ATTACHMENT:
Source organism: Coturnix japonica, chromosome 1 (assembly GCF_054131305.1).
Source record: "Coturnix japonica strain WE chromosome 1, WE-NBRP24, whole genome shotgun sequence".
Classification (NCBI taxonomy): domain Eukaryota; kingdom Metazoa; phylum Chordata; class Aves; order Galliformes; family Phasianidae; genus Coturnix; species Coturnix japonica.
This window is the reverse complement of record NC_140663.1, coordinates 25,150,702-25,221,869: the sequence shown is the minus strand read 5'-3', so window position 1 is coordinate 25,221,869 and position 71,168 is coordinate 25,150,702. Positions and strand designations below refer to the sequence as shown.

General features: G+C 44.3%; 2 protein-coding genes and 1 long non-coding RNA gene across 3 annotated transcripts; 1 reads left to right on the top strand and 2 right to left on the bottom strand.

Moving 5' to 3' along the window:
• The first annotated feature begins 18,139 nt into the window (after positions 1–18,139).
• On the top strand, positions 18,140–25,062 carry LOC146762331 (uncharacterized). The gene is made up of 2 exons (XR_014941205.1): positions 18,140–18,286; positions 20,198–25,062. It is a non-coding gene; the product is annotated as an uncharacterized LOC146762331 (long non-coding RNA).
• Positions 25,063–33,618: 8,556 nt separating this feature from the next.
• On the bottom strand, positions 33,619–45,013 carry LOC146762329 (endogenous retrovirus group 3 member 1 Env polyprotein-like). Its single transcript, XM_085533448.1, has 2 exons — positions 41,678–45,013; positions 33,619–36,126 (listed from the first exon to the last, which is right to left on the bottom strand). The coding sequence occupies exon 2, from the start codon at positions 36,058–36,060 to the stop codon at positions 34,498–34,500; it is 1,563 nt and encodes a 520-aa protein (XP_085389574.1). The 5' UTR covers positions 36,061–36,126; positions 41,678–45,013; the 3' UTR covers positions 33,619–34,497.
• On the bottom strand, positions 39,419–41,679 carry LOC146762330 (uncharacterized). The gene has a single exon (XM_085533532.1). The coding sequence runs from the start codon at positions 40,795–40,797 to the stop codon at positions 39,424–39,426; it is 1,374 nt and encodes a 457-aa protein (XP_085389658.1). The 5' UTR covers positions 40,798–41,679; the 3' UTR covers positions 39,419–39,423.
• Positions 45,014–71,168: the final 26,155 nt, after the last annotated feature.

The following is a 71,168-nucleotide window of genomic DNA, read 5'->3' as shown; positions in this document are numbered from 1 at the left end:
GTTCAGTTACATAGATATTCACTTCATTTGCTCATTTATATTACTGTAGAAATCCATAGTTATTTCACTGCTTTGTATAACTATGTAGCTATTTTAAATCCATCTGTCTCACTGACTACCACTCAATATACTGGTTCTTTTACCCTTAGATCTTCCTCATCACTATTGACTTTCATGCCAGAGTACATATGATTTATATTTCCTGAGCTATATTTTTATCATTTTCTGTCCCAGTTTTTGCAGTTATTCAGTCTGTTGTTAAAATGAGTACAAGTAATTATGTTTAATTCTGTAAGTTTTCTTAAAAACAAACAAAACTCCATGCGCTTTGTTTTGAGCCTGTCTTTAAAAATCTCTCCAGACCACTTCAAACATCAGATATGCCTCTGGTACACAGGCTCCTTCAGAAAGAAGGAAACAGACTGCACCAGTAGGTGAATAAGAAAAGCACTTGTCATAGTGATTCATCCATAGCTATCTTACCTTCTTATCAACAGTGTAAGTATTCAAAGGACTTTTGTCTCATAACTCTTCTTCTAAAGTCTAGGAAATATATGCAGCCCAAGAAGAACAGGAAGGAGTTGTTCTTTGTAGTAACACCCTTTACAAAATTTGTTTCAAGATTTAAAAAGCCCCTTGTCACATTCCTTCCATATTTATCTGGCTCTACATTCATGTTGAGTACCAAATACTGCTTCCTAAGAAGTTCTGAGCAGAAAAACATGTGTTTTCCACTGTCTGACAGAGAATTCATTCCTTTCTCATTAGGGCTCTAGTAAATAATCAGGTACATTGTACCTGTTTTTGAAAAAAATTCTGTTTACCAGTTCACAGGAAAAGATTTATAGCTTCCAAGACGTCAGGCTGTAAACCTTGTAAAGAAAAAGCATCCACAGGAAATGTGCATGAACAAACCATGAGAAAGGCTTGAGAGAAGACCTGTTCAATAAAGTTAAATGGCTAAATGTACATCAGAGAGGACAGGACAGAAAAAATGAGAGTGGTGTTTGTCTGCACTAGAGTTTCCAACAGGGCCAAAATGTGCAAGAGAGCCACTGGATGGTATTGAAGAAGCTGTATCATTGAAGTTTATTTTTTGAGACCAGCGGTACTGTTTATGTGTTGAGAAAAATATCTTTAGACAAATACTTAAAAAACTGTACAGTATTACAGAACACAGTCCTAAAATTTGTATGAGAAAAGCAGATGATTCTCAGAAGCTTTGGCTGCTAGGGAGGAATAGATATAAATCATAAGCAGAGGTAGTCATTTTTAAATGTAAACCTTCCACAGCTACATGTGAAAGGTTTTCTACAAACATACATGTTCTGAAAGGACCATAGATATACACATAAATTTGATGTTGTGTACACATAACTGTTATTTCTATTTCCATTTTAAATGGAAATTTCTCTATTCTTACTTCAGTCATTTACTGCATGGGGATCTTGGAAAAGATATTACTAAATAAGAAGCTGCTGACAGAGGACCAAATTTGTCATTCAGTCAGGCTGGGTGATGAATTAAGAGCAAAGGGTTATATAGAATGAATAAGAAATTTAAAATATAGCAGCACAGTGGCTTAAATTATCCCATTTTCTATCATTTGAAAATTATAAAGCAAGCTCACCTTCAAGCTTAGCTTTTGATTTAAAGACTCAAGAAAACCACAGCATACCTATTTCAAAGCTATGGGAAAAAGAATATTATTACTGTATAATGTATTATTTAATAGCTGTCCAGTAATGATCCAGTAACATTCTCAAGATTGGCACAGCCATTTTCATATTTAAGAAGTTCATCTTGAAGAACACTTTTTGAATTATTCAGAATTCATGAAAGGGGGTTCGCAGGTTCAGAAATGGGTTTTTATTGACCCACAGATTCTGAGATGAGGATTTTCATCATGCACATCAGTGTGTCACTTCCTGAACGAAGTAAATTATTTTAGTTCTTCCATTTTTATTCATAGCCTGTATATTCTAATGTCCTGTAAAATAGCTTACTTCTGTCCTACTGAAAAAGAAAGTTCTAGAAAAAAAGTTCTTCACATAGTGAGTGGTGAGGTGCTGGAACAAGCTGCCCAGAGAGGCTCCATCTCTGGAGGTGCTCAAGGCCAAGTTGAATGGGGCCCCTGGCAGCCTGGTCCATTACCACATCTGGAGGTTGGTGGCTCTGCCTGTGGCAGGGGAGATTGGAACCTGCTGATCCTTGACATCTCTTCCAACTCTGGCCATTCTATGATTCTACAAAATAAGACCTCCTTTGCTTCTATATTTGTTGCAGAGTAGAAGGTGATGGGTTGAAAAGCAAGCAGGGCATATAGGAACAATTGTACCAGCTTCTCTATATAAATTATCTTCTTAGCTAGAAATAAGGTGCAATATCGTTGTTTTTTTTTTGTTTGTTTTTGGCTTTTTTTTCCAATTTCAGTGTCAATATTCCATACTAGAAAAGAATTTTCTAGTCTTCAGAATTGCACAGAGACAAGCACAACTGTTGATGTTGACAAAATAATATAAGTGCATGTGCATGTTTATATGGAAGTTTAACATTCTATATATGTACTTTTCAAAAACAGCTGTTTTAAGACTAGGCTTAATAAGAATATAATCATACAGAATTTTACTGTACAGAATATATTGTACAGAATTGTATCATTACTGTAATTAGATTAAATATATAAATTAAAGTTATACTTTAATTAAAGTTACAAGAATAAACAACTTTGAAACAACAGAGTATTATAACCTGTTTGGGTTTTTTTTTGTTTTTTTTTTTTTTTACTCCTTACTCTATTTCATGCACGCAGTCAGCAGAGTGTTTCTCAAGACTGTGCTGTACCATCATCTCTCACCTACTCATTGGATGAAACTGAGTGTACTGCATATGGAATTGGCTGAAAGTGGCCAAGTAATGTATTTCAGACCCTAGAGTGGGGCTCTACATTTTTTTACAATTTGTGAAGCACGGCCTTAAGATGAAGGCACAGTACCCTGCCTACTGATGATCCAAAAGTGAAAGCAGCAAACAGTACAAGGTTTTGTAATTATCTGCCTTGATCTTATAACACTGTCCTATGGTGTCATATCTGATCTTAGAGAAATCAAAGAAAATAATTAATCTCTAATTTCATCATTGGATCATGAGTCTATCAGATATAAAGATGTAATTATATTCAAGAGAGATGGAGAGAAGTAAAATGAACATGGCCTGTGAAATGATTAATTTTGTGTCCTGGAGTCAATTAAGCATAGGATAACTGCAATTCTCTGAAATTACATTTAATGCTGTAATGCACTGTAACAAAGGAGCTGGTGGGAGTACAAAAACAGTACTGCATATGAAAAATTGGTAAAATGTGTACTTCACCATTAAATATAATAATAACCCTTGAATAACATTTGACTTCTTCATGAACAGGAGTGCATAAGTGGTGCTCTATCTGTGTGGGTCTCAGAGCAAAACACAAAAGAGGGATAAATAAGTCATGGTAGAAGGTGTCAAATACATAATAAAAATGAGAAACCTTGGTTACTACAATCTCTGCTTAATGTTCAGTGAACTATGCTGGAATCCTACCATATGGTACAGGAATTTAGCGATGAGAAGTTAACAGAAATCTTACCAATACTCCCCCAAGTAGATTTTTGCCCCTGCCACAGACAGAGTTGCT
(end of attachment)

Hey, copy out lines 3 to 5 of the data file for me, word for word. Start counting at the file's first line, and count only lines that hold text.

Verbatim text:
Classification (NCBI taxonomy): domain Eukaryota; kingdom Metazoa; phylum Chordata; class Aves; order Galliformes; family Phasianidae; genus Coturnix; species Coturnix japonica.
This window is the reverse complement of record NC_140663.1, coordinates 25,150,702-25,221,869: the sequence shown is the minus strand read 5'-3', so window position 1 is coordinate 25,221,869 and position 71,168 is coordinate 25,150,702. Positions and strand designations below refer to the sequence as shown.

General features: G+C 44.3%; 2 protein-coding genes and 1 long non-coding RNA gene across 3 annotated transcripts; 1 reads left to right on the top strand and 2 right to left on the bottom strand.